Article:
On Earth's surface, the weight (force of gravity) of a weight (object) with a mass of 1kg will be approximately 9.81N give-or-take depending where and when you measure it.

  3. mikecoppicegreen

    So - it's about balancing one's spheres on a length of 4 by 2??? Maybe.

  4. LDS Silver badge
    Joke

    Sorry, but Russia is going to define kilogram in reference to Putin mass

    Rumors says that the Russian Academy of Science will soon be asked to redefine all standards in terms of Putin dimensions. Thereby the meter will shrink to ensure Putin is 4.5 metres tall, while the kilogram will be larger to ensure he's light as a butterfly. Time will also be redefines so he's still in his twenties.

    1. 2+2=5 Silver badge
      Joke

      Re: Sorry, but Russia is going to define kilogram in reference to Putin mass

      > while the kilogram will be larger to ensure he's light as a butterfly

      Ridiculous! The kilogram will be made much smaller so he can bench press 700 kg.

  5. Mike Taylor

    So what if they disagree - a discussion is a good thing in science

    Just don't call it a mass debate.

  6. meanioni

    What does this mean for the "Olympic Swimming Pool/Double Decker bus" standards?

    Does this mean these will be reduced to mathematical equations as well? :-O

    1. Chemist

      Re: What does this mean for the "Olympic Swimming Pool/Double Decker bus" standards?

      "What does this mean for the "Olympic Swimming Pool/"

      As the pool is filled with essentially water it could be defined in moles

      1. Stumpy

        Re: What does this mean for the "Olympic Swimming Pool/Double Decker bus" standards?

        "... it could be defined in moles"

        So, sort of like my garden then?

      2. PNGuinn Silver badge
        Coat

        Re: What does this mean for the "Olympic Swimming Pool/Double Decker bus" standards?

        "As the pool is filled with essentially water it could be defined in moles"

        As opposed to non essentially water??

        Why moles? are they aquatic?

        How about kippers??

        And BACON.

        Thanks - the one with a map of Friday in the pocket.

        NURSE!

        1. Anonymous Coward
          Anonymous Coward

          Re: What does this mean for the "Olympic Swimming Pool/Double Decker bus" standards?

          moles ARE aquatic, my wife has fished two out of the swimming pool! I was amazed, but they CAN swim.

          For those interested, there are several youtube videos of them swimming quite well.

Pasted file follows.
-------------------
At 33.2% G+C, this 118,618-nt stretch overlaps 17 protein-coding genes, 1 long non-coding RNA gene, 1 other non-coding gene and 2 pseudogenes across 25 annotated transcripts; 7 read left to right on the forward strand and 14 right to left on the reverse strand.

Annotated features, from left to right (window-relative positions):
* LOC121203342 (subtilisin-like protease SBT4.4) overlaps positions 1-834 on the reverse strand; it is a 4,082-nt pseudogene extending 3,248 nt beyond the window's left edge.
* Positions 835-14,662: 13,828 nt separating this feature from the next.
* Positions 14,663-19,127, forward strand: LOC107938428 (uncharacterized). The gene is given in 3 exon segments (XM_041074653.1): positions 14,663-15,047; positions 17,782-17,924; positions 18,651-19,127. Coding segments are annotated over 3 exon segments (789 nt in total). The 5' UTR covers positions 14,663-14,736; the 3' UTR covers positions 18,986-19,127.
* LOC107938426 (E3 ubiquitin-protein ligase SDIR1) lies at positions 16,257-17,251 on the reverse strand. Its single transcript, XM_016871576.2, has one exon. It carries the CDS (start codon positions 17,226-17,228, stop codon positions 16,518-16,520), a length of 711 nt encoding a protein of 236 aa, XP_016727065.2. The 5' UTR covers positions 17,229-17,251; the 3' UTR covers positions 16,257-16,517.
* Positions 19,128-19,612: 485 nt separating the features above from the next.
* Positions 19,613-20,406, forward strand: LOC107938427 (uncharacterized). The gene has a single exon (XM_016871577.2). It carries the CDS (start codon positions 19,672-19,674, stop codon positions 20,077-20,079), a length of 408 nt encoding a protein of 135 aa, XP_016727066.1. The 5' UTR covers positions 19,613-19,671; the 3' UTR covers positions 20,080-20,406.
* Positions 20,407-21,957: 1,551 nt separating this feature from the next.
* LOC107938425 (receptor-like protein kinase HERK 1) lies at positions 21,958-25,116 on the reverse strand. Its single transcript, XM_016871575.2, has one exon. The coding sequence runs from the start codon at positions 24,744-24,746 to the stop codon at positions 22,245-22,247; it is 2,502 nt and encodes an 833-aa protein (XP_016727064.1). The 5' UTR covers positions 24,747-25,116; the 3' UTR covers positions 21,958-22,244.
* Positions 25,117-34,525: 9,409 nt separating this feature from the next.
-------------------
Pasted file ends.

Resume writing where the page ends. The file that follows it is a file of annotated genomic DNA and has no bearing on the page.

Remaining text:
1. CrazyOldCatMan Silver badge

            Re: What does this mean for the "Olympic Swimming Pool/Double Decker bus" standards?

            > moles ARE aquatic, my wife has fished two out of the swimming pool! I was amazed,

            > but they CAN swim.

            The ones I generally see can't. Probably because they are missing major body parts (like the body) with delicate cat-gnasher marks on the remains..

            1. Eddy Ito Silver badge
              Joke

              Re: What does this mean for the "Olympic Swimming Pool/Double Decker bus" standards?

              with delicate cat-gnasher marks on the remains.

              Excellent! You've just proven we can now determine the mass of a cat by counting how many moles are in them.

              1. John Brown (no body) Silver badge

                Re: What does this mean for the "Olympic Swimming Pool/Double Decker bus" standards?

                "Excellent! You've just proven we can now determine the mass of a cat by counting how many moles are in them."

                Furrets Last Theorem depends on modular moles?

        2. DougS Silver badge

          Essentially water

          Well some of it is chlorine. And with use, urea is often added.

          1. Trigonoceps occipitalis

            Re: Essentially water

            "And with use, urea is often added."

            So not like a VW then.

    2. Anonymous Coward
      Anonymous Coward

      Re: What does this mean for the "Olympic Swimming Pool/Double Decker bus" standards?

      No relationship as one measurement is volumetric and the other is mass.

  7. This post has been deleted by its author

    1. harmjschoonhoven
      Angel

      Re: Pray all goes well.

      But should we make te sign of the cross in the traditional Russian Orthodox way with two fingers or with three fingers as introduced by Patriach Nikon in the 1650's?

      1. Rich 11 Silver badge

        Re: Pray all goes well.

        When it comes to matters of religion I generally favour a two-finger sign.

        1. Anonymous Coward
          Anonymous Coward

          @Rich 11

          Allow me to bless you my son

  8. rhydian

    But what effect will this have on the Jub?

    Will we have to reconvene the Standards Soviet?

    http://www.theregister.co.uk/2007/10/28/additional_reg_standards/

    http://www.theregister.co.uk/Design/page/reg-standards-converter.html

  9. Your alien overlord - fear me